of the Leeper model (1991), Moreira, Souza and Almeida (2007) found evidence that Brazil underwent

a regime of fiscal dominance from 1995 to 2006.

The present study takes that literature further, taking as a basis the hypothesis that monetary and

fiscal policies may have undergone different regimes during the sample period analysed. The existence

of different regimes makes the conventional econometric techniques unsuitable to address the problem,

even working with different subsamples. A specific model is therefore used to treat supposed structural

breaks. That model allows the different stages undergone by monetary and fiscal policies since 2003

to be determined more clearly and accurately (Davig and Leeper, 2011). The model used to estimate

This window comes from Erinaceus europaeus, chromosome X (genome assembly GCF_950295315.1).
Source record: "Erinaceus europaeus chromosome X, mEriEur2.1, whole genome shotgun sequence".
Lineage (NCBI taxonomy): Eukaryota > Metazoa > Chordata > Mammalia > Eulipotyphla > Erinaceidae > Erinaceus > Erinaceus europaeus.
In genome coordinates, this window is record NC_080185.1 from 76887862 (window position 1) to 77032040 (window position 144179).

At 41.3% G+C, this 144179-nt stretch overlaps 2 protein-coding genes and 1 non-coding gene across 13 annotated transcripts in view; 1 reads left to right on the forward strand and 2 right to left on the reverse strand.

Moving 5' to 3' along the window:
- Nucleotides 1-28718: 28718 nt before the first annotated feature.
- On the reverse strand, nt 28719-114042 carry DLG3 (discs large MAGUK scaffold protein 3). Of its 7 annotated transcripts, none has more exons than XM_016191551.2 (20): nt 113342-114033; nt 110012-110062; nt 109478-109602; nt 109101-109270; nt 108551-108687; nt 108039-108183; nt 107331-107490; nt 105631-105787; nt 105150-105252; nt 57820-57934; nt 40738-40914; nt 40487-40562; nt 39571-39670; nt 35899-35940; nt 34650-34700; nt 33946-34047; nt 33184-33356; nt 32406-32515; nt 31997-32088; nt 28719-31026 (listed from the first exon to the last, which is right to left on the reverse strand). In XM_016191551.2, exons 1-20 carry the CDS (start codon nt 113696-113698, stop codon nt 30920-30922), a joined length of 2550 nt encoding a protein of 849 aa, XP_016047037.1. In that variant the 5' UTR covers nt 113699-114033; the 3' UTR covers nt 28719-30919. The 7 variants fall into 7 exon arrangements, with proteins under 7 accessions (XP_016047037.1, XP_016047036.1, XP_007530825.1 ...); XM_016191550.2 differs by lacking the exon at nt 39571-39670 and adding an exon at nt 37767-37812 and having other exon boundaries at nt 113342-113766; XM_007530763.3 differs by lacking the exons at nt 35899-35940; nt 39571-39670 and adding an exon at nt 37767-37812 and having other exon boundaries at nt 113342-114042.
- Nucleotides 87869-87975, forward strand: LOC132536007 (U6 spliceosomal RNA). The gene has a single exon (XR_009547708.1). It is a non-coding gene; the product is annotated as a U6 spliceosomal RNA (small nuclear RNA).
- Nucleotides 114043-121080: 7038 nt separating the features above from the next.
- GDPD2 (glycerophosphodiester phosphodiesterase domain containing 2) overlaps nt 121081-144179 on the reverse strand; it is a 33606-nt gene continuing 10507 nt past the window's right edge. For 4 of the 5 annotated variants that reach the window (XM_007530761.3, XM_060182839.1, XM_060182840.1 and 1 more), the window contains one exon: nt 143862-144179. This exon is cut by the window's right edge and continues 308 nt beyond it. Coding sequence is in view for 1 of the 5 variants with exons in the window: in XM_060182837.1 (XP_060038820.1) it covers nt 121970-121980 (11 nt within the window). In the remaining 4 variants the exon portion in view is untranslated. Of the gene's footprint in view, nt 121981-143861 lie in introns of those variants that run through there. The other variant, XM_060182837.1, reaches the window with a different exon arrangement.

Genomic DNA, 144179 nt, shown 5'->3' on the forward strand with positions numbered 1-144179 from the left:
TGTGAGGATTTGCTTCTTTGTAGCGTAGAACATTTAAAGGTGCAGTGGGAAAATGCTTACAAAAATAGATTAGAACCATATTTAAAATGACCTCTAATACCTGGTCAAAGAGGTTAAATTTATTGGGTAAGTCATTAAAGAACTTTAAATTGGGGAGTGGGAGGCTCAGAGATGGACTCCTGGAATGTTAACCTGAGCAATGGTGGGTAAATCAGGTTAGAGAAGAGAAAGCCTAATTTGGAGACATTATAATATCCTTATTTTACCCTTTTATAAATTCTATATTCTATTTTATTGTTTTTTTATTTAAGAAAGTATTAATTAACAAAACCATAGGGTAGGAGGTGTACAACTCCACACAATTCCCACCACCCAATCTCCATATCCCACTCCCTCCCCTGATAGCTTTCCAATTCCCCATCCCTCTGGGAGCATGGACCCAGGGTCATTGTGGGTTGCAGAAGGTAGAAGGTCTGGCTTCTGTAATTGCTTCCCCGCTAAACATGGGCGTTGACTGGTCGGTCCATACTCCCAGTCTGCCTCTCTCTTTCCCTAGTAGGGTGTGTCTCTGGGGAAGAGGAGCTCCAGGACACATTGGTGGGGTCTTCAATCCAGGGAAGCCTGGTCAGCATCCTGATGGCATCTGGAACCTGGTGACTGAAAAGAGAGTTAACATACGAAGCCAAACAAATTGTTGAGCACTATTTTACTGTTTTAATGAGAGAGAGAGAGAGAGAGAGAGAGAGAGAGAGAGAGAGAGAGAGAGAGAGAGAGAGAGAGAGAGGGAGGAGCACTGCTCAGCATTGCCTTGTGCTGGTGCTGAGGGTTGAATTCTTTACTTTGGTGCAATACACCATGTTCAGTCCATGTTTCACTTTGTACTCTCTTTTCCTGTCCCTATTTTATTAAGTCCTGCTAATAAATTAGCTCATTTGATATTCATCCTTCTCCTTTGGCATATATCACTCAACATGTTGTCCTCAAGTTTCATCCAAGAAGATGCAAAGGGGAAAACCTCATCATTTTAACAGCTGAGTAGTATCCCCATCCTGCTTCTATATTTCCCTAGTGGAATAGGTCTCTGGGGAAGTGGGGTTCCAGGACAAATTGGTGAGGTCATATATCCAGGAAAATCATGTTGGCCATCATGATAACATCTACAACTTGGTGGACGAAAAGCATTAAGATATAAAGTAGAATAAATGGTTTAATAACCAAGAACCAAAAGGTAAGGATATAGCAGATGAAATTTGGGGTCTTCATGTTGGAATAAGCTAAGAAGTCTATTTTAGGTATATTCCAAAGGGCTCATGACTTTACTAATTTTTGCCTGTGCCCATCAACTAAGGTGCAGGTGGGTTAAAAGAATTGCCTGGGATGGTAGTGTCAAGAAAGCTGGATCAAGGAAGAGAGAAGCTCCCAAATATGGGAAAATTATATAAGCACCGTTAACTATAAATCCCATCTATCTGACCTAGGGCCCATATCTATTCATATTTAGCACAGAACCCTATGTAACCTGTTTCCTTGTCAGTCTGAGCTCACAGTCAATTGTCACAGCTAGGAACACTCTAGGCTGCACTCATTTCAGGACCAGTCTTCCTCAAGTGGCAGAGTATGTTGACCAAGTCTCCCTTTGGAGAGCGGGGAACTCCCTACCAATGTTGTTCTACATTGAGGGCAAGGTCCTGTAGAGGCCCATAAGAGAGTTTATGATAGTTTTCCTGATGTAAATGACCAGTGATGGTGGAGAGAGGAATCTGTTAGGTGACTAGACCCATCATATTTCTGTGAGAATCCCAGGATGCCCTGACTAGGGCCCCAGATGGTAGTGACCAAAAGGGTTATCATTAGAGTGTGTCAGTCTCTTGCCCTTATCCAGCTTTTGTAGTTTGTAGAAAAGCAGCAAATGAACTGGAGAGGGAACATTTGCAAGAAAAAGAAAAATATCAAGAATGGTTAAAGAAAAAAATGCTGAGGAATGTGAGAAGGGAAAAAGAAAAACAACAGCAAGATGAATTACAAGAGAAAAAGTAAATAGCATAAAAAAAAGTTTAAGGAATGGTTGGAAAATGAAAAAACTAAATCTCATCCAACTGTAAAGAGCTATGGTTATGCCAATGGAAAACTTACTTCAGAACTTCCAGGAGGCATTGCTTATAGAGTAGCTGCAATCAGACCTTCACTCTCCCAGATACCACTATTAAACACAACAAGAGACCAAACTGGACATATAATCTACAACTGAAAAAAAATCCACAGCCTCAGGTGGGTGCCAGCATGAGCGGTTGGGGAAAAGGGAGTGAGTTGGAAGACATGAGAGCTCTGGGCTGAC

fiscal and monetary policy rules is discussed briefly below.

1. Markov-switching model

When a linear relationship undergoes a structural break —which can occur in the coefficients of the

variables, in the intercept and also in the variance of this relationship— the relevant parameters of the

regression model vary over time, producing non-linearities and, usually, violations of the stationarity and

normality hypotheses of the errors of conventional models. An alternative approach in this case is to

treat structural breaks (and, thus, “regime switches”) as exogenous, by introducing dummy variables

into the conventional linear models. However, this procedure requires advanced knowledge of the

86 CEPAL Review N° 135 • December 2021

Fiscal and monetary policy rules in Brazil: empirical evidence of monetary and fiscal dominance

precise moment at which breaks occurred, which in practice is rarely known. Even in the unlikely case

that the researcher “correctly guessed” the exact date of the relevant break or break, as well as their

respective durations, by itself the introduction of dummy variables does not resolve the problems